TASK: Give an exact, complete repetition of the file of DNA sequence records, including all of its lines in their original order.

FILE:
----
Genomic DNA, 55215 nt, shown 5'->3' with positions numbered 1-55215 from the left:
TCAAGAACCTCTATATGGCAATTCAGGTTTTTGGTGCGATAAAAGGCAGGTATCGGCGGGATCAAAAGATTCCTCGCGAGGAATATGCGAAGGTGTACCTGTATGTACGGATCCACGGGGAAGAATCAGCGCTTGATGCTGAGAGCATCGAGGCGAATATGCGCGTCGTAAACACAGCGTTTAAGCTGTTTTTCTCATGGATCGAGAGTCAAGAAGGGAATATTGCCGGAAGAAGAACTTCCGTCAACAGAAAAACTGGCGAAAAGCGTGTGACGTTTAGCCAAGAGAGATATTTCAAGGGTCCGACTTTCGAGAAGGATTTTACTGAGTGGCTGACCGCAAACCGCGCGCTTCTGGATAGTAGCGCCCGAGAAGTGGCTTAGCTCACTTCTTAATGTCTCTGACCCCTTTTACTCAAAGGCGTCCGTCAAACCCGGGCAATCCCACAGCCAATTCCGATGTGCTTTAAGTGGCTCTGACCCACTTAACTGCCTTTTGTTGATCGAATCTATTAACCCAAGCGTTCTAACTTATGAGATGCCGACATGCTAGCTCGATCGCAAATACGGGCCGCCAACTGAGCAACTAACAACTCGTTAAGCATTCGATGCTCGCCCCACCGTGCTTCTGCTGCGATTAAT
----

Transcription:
Genomic DNA, 55215 nt, shown 5'->3' with positions numbered 1-55215 from the left:
TCAAGAACCTCTATATGGCAATTCAGGTTTTTGGTGCGATAAAAGGCAGGTATCGGCGGGATCAAAAGATTCCTCGCGAGGAATATGCGAAGGTGTACCTGTATGTACGGATCCACGGGGAAGAATCAGCGCTTGATGCTGAGAGCATCGAGGCGAATATGCGCGTCGTAAACACAGCGTTTAAGCTGTTTTTCTCATGGATCGAGAGTCAAGAAGGGAATATTGCCGGAAGAAGAACTTCCGTCAACAGAAAAACTGGCGAAAAGCGTGTGACGTTTAGCCAAGAGAGATATTTCAAGGGTCCGACTTTCGAGAAGGATTTTACTGAGTGGCTGACCGCAAACCGCGCGCTTCTGGATAGTAGCGCCCGAGAAGTGGCTTAGCTCACTTCTTAATGTCTCTGACCCCTTTTACTCAAAGGCGTCCGTCAAACCCGGGCAATCCCACAGCCAATTCCGATGTGCTTTAAGTGGCTCTGACCCACTTAACTGCCTTTTGTTGATCGAATCTATTAACCCAAGCGTTCTAACTTATGAGATGCCGACATGCTAGCTCGATCGCAAATACGGGCCGCCAACTGAGCAACTAACAACTCGTTAAGCATTCGATGCTCGCCCCACCGTGCTTCTGCTGCGATTAAT